An emotional day here in Liverpool. ‘Truth and Justice’ reads the banner that extends the full length of St Georges Hall. It took 27 years. David Conn, who has written extensively on the subject for the Guardian, writes today of the Hillsborough disaster: deadly mistakes and lies that lasted decades, and how at the inquest a picture emerged of a callously negligent police force led by an inexperienced commander whose actions directly led to the deaths of 96 people.
The inquest’s verdict, when it finally arrived, represented the most thorough vindication imaginable for the families of the dead and an equally damning indictment of South Yorkshire Police. The jury supplanted the 1991 verdict with one of unlawful killing, laying blame squarely on the police in the process. Critically, it agreed that Liverpool fans had in no way contributed to the disaster. The families gathered outside the Warrington courtroom and sang You’ll Never Walk Alone before a throng of media.
Finally, after 27 years of horror, heartbreak and struggle, the families have seen a jury deliver the verdict they, their loved ones, and those who suffered and survived but found themselves targets of South Yorkshire police’s ferocious campaign required. The families were people mostly trusting of the police, who after their horrific loss found themselves in a nightmare, fighting the police’s false case and repeated letdowns by the legal system. Derided and denigrated as “animalistic”, they were ultimately driven on by the power of human love and loyalty, and the bonds of family.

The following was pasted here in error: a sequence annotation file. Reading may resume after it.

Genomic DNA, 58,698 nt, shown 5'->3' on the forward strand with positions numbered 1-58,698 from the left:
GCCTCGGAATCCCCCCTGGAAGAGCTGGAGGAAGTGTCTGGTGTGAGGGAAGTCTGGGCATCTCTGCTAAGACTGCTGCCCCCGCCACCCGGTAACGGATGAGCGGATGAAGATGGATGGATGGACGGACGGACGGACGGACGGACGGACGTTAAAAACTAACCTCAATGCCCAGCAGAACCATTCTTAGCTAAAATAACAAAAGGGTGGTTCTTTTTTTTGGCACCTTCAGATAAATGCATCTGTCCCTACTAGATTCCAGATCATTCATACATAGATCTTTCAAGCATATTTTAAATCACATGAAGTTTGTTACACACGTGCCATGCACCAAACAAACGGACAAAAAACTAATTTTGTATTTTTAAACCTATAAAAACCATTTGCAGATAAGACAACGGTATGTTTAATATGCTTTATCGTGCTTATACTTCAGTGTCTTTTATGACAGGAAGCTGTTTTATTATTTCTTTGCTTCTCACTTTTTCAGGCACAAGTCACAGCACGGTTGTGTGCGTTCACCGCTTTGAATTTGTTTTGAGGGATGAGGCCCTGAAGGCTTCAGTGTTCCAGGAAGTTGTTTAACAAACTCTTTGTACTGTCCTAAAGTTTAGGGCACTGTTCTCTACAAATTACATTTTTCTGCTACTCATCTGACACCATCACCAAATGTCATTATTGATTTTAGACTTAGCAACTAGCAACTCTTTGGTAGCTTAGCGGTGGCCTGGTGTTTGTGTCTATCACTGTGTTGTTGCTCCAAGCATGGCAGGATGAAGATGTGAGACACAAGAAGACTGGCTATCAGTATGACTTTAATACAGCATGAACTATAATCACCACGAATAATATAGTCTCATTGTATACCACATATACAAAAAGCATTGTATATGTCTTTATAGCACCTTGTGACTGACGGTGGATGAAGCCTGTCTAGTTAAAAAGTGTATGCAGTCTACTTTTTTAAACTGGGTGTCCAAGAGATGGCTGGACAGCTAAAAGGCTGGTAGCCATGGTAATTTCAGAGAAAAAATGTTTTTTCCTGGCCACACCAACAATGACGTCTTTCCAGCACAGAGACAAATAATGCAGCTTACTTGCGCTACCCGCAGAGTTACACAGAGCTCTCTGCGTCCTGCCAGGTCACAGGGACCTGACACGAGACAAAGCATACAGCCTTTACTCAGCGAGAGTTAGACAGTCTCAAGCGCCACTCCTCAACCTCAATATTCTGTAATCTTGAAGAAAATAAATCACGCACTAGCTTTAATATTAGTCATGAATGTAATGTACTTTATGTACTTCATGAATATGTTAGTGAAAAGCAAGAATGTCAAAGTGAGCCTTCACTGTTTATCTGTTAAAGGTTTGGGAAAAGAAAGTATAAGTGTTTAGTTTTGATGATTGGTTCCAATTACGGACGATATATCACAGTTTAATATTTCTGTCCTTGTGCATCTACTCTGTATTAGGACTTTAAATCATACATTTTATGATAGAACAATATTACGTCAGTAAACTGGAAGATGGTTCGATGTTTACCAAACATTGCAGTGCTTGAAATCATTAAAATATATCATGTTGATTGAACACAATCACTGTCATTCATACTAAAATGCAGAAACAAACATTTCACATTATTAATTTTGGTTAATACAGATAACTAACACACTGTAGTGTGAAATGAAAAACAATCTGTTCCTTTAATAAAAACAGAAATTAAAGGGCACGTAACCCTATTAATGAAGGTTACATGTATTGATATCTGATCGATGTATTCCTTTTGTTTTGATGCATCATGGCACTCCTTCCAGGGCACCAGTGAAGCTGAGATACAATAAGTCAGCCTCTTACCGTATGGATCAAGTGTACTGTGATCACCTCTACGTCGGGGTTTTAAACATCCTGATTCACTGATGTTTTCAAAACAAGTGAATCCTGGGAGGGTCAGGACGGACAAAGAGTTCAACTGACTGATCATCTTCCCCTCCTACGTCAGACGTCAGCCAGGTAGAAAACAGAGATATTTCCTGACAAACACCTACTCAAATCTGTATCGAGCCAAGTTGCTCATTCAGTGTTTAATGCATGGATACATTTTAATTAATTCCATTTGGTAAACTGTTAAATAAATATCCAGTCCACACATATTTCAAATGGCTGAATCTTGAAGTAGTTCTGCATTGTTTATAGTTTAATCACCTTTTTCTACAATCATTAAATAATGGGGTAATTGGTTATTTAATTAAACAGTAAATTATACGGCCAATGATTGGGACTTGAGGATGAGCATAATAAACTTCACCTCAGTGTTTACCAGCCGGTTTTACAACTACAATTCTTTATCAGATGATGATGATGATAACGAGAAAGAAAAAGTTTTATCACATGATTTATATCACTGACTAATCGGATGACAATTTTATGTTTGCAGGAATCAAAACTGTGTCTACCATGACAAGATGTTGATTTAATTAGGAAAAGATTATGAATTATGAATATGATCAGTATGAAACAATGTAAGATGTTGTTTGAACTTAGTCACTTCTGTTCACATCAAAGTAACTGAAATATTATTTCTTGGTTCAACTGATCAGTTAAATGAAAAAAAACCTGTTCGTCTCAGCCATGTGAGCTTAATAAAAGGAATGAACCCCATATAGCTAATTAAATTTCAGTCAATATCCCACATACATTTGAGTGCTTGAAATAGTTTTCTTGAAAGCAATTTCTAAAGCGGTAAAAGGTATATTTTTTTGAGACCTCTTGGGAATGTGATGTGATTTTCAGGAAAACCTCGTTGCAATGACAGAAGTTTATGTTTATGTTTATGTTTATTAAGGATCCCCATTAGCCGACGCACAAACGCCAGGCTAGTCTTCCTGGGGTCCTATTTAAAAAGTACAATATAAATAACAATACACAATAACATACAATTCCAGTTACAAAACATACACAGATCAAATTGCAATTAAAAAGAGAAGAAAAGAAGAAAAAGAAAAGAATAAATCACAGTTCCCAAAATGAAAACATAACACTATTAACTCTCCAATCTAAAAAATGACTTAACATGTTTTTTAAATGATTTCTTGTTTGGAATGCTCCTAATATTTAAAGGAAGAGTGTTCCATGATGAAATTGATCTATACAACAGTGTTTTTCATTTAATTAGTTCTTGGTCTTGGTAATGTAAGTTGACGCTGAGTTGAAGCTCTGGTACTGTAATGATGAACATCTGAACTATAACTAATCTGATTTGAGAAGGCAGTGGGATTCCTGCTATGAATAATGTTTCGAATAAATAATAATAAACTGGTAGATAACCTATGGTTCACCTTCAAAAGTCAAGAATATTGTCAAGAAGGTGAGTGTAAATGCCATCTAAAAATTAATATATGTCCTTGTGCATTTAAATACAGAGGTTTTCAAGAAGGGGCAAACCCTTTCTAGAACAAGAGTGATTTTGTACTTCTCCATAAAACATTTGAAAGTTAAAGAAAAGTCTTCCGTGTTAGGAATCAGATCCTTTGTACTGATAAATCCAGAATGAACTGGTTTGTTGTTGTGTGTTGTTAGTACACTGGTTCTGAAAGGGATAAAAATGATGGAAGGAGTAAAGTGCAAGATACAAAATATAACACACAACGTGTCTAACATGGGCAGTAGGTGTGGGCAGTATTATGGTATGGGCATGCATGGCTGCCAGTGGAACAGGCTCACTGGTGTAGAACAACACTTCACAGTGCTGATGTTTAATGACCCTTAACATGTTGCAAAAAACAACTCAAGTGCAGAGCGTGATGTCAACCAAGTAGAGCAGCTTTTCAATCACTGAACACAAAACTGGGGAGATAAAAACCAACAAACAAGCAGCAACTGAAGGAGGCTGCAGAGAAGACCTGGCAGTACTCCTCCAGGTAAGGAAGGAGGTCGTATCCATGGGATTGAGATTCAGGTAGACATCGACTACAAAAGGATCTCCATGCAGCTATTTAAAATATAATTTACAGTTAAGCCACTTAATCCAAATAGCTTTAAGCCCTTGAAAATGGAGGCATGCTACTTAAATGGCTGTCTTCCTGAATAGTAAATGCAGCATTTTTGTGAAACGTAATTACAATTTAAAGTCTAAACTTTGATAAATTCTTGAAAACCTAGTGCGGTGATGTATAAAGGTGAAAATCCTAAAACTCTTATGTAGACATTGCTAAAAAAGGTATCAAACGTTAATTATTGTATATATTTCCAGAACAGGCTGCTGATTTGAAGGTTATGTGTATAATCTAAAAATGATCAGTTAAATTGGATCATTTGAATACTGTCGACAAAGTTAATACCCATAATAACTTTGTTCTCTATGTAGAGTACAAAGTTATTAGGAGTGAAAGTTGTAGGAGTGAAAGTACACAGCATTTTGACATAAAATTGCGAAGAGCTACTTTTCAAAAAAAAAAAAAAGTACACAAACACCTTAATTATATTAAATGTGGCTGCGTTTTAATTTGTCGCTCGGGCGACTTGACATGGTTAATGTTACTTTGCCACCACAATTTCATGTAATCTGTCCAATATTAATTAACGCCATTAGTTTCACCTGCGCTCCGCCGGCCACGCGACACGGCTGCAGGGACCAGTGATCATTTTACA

The lessons for British policing from this needless devastation of so many lives stretch far beyond the failings of one out-of-his-depth officer who took 26 years to fully confess. The police have a difficult, vital job, to keep society safe. However here, where they failed, their use of the word “animals” documented an inability to see a group of citizens even as people.
27 Years is a blog post by Paul Scraton whose father, criminologist Phil Scraton, was a member of the Hillsborough Independent Panel and headed its research. Paul writes about his own memory of 15th April 1989 when he was nine, and the experience of growing up with a father dedicated to exposing the truth of what happened 27 years ago.
- Michael Nyman’s Hillsborough Memorial
- Dickens, injustice and Hillsborough
- Hillsborough: collusion and cover-up
- Hillsborough: the truth. Now for justice
- Still the Enemy Within: pessimism of the intellect and optimism of the will
- United We Stand: agitprop reminder of conspiracy and miscarriage of justice